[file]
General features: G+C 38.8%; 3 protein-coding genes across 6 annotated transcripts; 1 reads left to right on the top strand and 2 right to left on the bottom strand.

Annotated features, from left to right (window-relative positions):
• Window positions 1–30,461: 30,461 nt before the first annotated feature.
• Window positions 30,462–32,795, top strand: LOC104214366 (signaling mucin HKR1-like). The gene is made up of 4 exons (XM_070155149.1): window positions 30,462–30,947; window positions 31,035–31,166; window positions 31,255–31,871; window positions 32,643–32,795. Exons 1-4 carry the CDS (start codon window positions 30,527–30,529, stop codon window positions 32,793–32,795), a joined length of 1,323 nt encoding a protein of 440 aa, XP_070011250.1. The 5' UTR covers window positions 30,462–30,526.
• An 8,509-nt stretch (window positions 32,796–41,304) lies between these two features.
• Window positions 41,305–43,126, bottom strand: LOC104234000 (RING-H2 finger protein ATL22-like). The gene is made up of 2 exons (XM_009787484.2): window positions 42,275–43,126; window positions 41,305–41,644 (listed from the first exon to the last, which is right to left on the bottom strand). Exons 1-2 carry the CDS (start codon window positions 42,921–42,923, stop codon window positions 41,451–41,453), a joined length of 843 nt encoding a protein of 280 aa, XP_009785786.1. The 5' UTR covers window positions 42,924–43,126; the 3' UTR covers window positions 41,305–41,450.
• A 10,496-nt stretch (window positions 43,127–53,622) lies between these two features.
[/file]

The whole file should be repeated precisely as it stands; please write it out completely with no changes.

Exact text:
General features: G+C 38.8%; 3 protein-coding genes across 6 annotated transcripts; 1 reads left to right on the top strand and 2 right to left on the bottom strand.

Annotated features, from left to right (window-relative positions):
• Window positions 1–30,461: 30,461 nt before the first annotated feature.
• Window positions 30,462–32,795, top strand: LOC104214366 (signaling mucin HKR1-like). The gene is made up of 4 exons (XM_070155149.1): window positions 30,462–30,947; window positions 31,035–31,166; window positions 31,255–31,871; window positions 32,643–32,795. Exons 1-4 carry the CDS (start codon window positions 30,527–30,529, stop codon window positions 32,793–32,795), a joined length of 1,323 nt encoding a protein of 440 aa, XP_070011250.1. The 5' UTR covers window positions 30,462–30,526.
• An 8,509-nt stretch (window positions 32,796–41,304) lies between these two features.
• Window positions 41,305–43,126, bottom strand: LOC104234000 (RING-H2 finger protein ATL22-like). The gene is made up of 2 exons (XM_009787484.2): window positions 42,275–43,126; window positions 41,305–41,644 (listed from the first exon to the last, which is right to left on the bottom strand). Exons 1-2 carry the CDS (start codon window positions 42,921–42,923, stop codon window positions 41,451–41,453), a joined length of 843 nt encoding a protein of 280 aa, XP_009785786.1. The 5' UTR covers window positions 42,924–43,126; the 3' UTR covers window positions 41,305–41,450.
• A 10,496-nt stretch (window positions 43,127–53,622) lies between these two features.